Warner: AG’s office stalling on fee-payment request

The content originally appeared on: Trinidad and Tobago Newsday

Former Fifa vice president Jack Warner – File photo

FORMER FIFA vice president Jack Warner has accused the Office of the Attorney General of “obfuscation” by failing to disclose all invoices, fee requisitions, and payments to “all barristers, solicitors, and attorneys” in ongoing extradition proceedings against him.

“These are monies spent from the public purse so the taxpayers have a right to know,” Warner said in an affidavit filed on March 15.

In a freedom-of-information request in July 2023, Warner wanted to know how much money was spent to hire attorneys to extradite him to the US, where he faces 29 charges of fraud, corruption, and money laundering when he was vice president of football’s world governing body.

The information relates to all the court matters from 2015-2023, including the committal proceedings in the magistrates’ court, the application to join the US in previous proceedings in the High Court and Court of Appeal, and Privy Council proceedings, as well as his referral application to the High Court.

In October 2023, Warner was told by the ministry’s permanent secretary there were no “sufficiently strong public interests” to release the information.

He was also told these interests would be best served by refusing access to the invoices and fee requisitions for the law firms at each stage of the legal proceedings and preserving attorney/client privilege.

Warner then filed an application for judicial review in December. Justice Karen Reid is expected to give her decision on March 21.

Warner’s application said this decision is unsustainable. It listed the names of 18 attorneys, including two King’s Counsel, five senior counsel, and a UK law firm.

His latest affidavit said after the permanent secretary of the Office of the Attorney General initially refused his FOI request, he got some information.

One of two responses from the AG’s office gave a list of six attorneys and $7.5 million paid to them from 2015-2023.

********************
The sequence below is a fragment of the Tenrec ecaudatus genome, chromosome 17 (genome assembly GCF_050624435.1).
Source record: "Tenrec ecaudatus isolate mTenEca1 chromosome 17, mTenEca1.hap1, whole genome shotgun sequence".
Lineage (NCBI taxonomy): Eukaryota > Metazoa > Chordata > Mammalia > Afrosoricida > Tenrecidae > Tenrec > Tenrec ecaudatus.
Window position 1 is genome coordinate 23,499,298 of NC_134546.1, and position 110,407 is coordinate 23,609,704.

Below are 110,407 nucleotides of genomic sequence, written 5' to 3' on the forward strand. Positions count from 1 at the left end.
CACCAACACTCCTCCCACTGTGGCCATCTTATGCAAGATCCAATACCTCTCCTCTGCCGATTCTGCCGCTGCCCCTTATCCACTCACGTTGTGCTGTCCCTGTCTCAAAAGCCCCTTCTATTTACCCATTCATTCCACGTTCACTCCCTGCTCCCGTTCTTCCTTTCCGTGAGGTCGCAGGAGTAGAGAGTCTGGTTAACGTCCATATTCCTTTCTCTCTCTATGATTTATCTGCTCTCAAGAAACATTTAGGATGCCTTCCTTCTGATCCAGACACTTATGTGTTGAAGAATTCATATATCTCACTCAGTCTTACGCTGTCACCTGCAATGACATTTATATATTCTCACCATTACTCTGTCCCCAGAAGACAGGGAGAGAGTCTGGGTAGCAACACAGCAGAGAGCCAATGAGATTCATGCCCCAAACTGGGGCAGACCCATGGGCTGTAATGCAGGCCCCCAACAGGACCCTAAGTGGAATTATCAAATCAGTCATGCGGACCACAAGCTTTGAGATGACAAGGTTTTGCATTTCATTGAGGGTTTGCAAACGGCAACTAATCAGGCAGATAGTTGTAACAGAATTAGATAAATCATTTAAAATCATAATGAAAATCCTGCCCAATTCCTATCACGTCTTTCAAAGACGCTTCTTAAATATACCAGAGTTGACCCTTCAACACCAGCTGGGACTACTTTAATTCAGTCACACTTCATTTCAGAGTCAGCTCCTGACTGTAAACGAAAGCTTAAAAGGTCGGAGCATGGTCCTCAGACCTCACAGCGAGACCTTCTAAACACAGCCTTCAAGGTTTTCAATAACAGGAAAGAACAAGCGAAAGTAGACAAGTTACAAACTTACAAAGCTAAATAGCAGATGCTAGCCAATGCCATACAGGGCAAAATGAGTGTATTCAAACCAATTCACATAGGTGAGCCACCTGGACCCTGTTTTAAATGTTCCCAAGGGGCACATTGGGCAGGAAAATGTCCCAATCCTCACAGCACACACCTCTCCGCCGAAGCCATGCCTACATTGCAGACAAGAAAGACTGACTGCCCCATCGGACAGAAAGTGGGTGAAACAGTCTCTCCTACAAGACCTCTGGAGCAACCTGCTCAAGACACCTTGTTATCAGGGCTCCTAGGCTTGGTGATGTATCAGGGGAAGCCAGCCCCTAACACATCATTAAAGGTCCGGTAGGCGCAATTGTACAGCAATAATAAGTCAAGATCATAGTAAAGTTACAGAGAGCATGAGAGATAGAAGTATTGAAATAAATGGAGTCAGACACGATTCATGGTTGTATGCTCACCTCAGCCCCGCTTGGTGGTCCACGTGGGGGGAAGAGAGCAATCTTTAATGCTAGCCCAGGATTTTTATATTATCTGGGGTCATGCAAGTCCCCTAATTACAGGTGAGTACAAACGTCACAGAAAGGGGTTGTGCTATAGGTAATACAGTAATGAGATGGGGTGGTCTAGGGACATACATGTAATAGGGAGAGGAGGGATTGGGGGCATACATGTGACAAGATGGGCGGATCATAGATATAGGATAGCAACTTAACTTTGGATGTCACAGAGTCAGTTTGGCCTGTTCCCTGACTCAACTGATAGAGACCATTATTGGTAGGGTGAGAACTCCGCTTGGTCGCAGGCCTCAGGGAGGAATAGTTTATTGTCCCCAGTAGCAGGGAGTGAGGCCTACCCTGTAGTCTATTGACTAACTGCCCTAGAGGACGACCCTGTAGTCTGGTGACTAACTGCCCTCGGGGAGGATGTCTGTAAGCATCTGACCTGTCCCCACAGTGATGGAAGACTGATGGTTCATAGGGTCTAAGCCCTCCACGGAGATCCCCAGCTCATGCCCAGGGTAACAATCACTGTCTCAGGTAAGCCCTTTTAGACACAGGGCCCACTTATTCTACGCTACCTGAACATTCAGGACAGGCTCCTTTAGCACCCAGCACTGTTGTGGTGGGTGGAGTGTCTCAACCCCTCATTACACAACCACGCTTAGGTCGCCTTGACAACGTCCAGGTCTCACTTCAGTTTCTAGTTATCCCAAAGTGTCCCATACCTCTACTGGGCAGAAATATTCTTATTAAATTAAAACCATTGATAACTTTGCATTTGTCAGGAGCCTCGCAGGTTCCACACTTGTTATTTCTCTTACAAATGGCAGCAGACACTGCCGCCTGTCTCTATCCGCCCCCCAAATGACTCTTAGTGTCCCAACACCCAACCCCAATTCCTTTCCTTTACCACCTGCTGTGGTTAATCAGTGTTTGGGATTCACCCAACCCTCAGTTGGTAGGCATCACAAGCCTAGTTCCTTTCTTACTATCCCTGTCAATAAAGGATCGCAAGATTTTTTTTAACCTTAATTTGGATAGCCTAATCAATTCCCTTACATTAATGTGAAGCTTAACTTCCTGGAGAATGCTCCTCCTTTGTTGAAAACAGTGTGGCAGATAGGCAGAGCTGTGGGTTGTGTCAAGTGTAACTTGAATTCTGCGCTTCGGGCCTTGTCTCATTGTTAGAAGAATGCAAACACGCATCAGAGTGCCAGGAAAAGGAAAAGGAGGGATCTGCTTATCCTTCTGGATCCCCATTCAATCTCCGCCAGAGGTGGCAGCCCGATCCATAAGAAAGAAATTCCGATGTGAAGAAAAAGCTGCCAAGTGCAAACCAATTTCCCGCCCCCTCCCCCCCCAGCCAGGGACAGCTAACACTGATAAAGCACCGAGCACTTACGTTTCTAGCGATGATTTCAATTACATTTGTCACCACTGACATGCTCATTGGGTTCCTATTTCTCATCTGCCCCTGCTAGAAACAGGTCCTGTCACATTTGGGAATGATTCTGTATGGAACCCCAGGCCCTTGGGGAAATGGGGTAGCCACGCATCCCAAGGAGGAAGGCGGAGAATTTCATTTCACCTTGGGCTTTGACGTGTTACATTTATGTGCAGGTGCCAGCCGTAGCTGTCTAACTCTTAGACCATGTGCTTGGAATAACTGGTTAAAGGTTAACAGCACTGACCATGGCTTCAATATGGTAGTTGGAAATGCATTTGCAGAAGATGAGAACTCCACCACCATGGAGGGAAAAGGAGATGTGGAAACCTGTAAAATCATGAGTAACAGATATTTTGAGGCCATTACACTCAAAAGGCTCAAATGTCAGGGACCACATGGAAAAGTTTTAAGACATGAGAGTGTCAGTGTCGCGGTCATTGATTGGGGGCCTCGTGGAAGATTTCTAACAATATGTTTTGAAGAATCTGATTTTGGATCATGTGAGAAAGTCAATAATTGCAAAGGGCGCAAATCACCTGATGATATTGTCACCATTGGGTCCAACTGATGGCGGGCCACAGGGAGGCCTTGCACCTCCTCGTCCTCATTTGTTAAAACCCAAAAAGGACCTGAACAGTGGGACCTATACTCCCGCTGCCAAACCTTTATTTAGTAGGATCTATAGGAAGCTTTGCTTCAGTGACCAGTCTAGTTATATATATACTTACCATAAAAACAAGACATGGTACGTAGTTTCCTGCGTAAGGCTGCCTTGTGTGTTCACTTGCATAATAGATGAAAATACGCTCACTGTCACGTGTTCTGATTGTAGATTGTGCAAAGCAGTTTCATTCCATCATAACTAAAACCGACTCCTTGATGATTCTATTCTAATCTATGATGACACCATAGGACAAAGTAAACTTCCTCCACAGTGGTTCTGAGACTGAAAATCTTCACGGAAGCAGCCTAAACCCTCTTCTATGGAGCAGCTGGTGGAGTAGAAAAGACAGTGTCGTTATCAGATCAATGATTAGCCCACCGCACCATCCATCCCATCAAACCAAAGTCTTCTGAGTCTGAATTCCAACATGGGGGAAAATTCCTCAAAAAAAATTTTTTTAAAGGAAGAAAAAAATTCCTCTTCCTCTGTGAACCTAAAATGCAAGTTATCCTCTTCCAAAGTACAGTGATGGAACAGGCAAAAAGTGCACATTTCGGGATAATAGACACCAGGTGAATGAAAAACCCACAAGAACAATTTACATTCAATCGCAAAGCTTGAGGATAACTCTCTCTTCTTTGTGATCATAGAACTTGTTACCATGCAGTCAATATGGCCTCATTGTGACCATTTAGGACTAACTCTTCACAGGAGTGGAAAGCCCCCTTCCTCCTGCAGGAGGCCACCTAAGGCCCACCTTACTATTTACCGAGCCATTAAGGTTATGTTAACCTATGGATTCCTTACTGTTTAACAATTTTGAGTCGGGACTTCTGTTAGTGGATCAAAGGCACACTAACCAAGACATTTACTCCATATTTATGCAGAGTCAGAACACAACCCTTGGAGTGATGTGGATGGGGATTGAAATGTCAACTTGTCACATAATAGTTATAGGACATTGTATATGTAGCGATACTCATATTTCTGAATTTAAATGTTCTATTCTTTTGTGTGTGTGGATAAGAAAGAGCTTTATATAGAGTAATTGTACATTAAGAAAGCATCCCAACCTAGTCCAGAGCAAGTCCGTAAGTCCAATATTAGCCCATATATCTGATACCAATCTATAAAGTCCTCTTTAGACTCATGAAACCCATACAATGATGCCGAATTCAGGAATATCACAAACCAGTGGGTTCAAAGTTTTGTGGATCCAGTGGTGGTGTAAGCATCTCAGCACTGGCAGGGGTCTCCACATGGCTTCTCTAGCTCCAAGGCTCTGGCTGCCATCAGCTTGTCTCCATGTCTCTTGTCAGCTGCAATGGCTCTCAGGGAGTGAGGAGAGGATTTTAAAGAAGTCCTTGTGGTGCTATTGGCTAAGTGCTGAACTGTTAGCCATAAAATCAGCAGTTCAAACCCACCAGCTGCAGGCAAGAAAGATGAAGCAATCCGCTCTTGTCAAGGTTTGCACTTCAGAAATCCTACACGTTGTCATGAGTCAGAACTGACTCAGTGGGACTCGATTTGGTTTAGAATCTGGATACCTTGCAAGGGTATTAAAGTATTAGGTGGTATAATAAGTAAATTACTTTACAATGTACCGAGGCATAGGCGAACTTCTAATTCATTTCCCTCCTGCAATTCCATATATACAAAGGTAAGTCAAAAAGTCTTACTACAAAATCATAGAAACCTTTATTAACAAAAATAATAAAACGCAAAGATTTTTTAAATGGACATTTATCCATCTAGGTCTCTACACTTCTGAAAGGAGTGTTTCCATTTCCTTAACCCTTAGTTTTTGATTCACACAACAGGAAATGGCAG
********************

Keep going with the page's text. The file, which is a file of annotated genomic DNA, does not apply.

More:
He received information again this week but said the redacted information was padded with triplicates and duplicates.

“I do not accept this as a response… I see this as another fabrication and an attempt to mislead and fool us.”

He said the ministry can provide copies of invoices, fee requisitions, and any other document it has received from the 18 barristers, attorneys, and solicitors.

He also said it needs to disclose either a list of payments to these 18 attorneys or copies of official documents with information such as cheques or stamped invoices.

“It is a reasonable request for (an account of) monies spent by a public authority using public funds.”

At the March 13 hearing before Reid, lead counsel for the State, Russell Martineau, SC, said the information Warner wanted did not exist in the way it was requested.

Martineau contends that the Freedom of Information Act only allows for the provision of “documents” and did not require the State to “compile” information.

He also said Warner’s request raised constitutionality issues for attorneys.

“The act has to be construed with the Constitution with respect for family and private life. Financial dealings of persons involve private life. “We have nothing to hide, we will give you information, But we are not going to infringe anyone’s rights,” he said.

But on Friday, Warner said the privacy and constitutional considerations “held no weight or water.

“What has been provided does not begin to scratch the surface of the request I made. I reiterate my concerns regarding the apparent obfuscation and reluctance by the intended respondent to fully disclose the requested information while simultaneously claiming to be fully transparent and open.”